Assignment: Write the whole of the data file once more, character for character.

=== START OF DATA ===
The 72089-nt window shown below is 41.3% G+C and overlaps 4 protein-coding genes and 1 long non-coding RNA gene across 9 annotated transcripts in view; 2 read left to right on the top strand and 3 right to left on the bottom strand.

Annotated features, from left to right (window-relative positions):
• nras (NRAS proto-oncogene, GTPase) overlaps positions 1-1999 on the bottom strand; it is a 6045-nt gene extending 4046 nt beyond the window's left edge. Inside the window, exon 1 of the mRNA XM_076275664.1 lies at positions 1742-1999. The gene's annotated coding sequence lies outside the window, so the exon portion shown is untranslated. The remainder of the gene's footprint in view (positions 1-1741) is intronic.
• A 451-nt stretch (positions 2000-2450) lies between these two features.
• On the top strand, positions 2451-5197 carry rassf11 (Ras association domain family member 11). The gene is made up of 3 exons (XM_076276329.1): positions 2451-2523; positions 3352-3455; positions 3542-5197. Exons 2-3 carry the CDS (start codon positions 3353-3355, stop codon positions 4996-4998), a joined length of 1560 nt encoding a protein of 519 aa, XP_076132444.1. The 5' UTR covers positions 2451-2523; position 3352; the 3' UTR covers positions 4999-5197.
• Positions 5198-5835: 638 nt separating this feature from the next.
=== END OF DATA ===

The 72089-nt window shown below is 41.3% G+C and overlaps 4 protein-coding genes and 1 long non-coding RNA gene across 9 annotated transcripts in view; 2 read left to right on the top strand and 3 right to left on the bottom strand.

Annotated features, from left to right (window-relative positions):
• nras (NRAS proto-oncogene, GTPase) overlaps positions 1-1999 on the bottom strand; it is a 6045-nt gene extending 4046 nt beyond the window's left edge. Inside the window, exon 1 of the mRNA XM_076275664.1 lies at positions 1742-1999. The gene's annotated coding sequence lies outside the window, so the exon portion shown is untranslated. The remainder of the gene's footprint in view (positions 1-1741) is intronic.
• A 451-nt stretch (positions 2000-2450) lies between these two features.
• On the top strand, positions 2451-5197 carry rassf11 (Ras association domain family member 11). The gene is made up of 3 exons (XM_076276329.1): positions 2451-2523; positions 3352-3455; positions 3542-5197. Exons 2-3 carry the CDS (start codon positions 3353-3355, stop codon positions 4996-4998), a joined length of 1560 nt encoding a protein of 519 aa, XP_076132444.1. The 5' UTR covers positions 2451-2523; position 3352; the 3' UTR covers positions 4999-5197.
• Positions 5198-5835: 638 nt separating this feature from the next.